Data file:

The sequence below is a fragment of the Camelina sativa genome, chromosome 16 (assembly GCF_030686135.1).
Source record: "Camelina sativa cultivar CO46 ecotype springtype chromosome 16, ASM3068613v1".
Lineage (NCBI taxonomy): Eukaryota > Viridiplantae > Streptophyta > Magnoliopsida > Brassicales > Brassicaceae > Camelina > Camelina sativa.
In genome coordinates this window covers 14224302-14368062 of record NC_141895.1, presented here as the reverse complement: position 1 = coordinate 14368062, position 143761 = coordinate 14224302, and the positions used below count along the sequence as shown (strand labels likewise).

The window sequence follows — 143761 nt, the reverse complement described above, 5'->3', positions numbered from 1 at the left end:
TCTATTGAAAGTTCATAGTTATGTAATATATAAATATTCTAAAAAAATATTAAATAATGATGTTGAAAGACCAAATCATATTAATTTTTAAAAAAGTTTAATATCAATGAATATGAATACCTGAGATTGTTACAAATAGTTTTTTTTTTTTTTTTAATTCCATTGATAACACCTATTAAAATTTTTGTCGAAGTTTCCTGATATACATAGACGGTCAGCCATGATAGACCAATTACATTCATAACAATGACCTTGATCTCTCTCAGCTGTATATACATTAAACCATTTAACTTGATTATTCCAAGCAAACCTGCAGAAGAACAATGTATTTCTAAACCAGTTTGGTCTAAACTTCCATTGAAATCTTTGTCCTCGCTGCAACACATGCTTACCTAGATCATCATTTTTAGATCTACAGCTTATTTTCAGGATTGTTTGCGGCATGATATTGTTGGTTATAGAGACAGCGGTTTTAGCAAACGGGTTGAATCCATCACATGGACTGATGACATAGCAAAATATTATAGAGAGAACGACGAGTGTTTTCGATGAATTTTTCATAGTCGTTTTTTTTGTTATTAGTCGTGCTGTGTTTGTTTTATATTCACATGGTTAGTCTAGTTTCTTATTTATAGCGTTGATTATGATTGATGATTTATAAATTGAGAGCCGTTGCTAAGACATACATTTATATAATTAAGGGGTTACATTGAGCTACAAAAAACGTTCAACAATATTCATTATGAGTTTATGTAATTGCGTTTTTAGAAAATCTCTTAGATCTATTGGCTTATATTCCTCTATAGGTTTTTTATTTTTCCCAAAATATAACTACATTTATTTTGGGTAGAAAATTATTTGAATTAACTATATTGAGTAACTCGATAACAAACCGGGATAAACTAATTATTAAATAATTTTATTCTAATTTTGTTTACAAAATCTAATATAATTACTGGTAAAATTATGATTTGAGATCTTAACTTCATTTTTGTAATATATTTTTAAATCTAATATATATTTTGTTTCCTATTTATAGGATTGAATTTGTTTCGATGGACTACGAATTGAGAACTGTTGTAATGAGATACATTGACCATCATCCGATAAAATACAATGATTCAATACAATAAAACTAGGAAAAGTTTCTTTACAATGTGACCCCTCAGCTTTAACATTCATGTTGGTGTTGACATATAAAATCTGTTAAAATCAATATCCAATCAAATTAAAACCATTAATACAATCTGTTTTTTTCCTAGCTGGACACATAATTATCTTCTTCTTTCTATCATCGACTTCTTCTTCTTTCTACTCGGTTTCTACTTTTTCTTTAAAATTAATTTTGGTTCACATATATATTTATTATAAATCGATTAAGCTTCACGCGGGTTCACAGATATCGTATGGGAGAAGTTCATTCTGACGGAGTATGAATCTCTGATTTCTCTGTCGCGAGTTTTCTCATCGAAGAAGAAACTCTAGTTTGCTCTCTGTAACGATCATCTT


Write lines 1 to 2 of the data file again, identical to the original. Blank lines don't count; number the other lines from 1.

The sequence below is a fragment of the Camelina sativa genome, chromosome 16 (assembly GCF_030686135.1).
Source record: "Camelina sativa cultivar CO46 ecotype springtype chromosome 16, ASM3068613v1".